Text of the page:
If you’re applying for a writing-related position, you’ll most likely be expected to provide some form of sample writing to demonstrate your skills. The problem is, many of us are not great at writing samples. We’re all writing in our spare time, so it’s not as if we have tons of polished pieces to choose from. In fact, you might not even have the luxury of writing what you know. You might have to jump into the deep end and use your school English to create some content that will make the hiring manager say “I want this guy.” So how do you write a winning sample that will make them beg you to join their team? Let’s take a look.
The Dos And Don’ts Of A Winning Application
To get our message across, we’ll use an example of a job application for a senior copyeditor position. In today’s job market, most businesses prefer to look for candidates who are already working, so don’t expect a lot of patience. The employer isn’t going to waste their time training a new hire when they could be using an experienced editor.
Therefore, your application needs to stand out. You want to grab the attention of the hiring manager by showcasing not only your excellent skills as a copyeditor but also your enthusiasm for the position. It would be best if you could create a short story that was both entertaining and informative. If you can pull this off, you’ll get a great shot at securing the position.
Step 1: Find Your Audience
Before we begin our creative writing exercise, let’s pause for a moment and define our terms. Who is this piece of writing for? What are we trying to achieve?
When we write an academic essay, we’re usually trying to prove a point. For example, I may be arguing that graphic novels can be an effective teaching tool and I’d like to support my claim by comparing them to real literature. However, when an employer asks for a sample of my work, they are actually wanting something different. They’re wanting a story. A narrative prose doesn’t prove the same point as an academic essay; rather, it serves as a vehicle for the reader to experience the events that take place.
Step 2: Flesh Out The Storyline
A good narrative prose should have a strong beginning, a middle, and an end. The beginning should grab the attention of the reader – in this case, the hiring manager – and the ending should provide a satisfactory resolution to the story. When writing a sample for an employer, you must keep the end in mind at all times. You never know what kind of editing they might require. Also, make sure that your story is complete. If you are writing for school, make sure that you’re following the guidelines of your English teacher. The English teacher is an expert in helping you find the right words for the right situations, so be sure to ask for help when you need it. Having a complete story means that you can begin writing right away without having to worry about whether or not you’ve forgotten a crucial piece of information. When you’re applying for a job, there’s always the chance that you won’t be given the full story from the beginning. You might not even have the opportunity to flesh out the whole thing. In these cases, you’d have to go back and add more detail or even create a new scene altogether. This is why it’s important to have a complete narrative written before you start worrying about whether or not you’ve said everything you need to say.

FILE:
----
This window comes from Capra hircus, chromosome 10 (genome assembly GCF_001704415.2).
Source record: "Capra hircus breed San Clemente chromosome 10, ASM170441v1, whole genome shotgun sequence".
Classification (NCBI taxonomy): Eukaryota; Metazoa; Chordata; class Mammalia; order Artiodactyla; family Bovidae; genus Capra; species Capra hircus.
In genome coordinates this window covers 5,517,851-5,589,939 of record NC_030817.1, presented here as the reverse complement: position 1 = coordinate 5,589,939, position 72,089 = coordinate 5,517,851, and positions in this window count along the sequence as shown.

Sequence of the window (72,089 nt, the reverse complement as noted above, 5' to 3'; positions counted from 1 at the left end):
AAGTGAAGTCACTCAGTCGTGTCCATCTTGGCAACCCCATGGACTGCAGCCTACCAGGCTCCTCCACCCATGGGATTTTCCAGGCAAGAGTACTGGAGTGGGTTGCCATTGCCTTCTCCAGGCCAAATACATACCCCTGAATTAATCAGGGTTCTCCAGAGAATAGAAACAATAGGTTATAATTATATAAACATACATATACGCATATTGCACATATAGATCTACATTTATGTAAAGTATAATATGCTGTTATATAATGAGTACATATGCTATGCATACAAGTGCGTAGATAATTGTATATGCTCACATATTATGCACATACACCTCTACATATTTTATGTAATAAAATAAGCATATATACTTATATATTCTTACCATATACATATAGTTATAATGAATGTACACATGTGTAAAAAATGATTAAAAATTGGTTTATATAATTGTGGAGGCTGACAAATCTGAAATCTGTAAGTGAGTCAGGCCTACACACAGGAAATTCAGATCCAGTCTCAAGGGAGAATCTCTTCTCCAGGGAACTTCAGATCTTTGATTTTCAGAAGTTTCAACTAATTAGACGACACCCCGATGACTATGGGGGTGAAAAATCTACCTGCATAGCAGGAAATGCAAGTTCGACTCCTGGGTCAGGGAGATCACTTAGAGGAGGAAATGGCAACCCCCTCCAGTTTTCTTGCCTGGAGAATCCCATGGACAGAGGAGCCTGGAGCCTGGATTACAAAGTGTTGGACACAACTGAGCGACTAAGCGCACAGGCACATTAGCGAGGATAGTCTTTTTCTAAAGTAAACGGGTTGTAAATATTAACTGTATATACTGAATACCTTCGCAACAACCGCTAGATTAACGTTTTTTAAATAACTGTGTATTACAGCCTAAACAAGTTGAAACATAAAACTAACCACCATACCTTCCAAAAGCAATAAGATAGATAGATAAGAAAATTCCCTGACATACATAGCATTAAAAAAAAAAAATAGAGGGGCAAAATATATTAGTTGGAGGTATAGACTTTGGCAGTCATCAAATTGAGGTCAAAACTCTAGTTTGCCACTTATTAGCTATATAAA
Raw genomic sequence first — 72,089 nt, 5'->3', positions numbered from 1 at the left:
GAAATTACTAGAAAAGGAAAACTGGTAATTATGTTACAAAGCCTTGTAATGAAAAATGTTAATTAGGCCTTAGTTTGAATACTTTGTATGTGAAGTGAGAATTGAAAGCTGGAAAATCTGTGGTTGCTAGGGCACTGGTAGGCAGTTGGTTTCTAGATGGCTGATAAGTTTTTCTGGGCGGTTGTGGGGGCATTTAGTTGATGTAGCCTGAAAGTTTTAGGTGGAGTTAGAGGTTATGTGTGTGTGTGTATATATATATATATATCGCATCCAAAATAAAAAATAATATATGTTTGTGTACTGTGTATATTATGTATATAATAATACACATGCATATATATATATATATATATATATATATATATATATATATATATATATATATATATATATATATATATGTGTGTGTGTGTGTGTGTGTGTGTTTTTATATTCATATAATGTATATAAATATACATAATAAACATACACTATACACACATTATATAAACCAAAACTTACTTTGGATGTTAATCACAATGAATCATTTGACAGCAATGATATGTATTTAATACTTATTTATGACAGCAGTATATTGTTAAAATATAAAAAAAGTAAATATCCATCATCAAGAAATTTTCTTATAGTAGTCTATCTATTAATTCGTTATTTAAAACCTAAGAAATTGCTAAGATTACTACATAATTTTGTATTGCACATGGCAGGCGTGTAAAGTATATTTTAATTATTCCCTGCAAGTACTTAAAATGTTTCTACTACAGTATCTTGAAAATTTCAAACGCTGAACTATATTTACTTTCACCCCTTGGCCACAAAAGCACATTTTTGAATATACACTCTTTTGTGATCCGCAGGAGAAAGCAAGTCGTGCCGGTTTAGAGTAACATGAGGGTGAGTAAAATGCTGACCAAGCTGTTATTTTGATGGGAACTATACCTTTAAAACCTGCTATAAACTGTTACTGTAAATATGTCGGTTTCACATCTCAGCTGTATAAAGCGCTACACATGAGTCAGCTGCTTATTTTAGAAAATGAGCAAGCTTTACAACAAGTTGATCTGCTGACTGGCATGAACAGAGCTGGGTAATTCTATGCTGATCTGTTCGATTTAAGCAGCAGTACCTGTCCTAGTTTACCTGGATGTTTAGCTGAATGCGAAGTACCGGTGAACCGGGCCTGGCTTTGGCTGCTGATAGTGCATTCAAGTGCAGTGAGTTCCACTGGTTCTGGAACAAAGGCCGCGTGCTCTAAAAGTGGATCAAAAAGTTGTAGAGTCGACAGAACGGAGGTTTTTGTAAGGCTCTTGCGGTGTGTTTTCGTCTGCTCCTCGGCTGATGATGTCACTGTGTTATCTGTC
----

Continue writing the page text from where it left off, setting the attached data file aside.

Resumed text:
Step 3: Organize Your Material
A good narrative prose should be well-organized. One way of looking at it is that you are the director of your own movie. You’re not just inviting the audience to come watch a movie, you’re also giving them the necessary information to follow along. When you’re writing a sample, you don’t just want to throw a bunch of content at the reader. You want to give them the tools so that they can follow the story as it unfolds. To do this, you need to organize your material. Start by laying out your story in a linear fashion. This means creating a table of contents at the beginning of your piece and using it as a guide to follow. Each scene should have a heading – either in the form of a scene or a chapter – and subheadings should be used to group related material. For example, if you are writing about the history of South Africa, you might want to create a chapter entitled “A Brief History Of South Africa.” Within that chapter, you could have subheadings such as “The Evolution Of African Agriculture” or “Apartheid And The Struggle For Equal Human Rights.”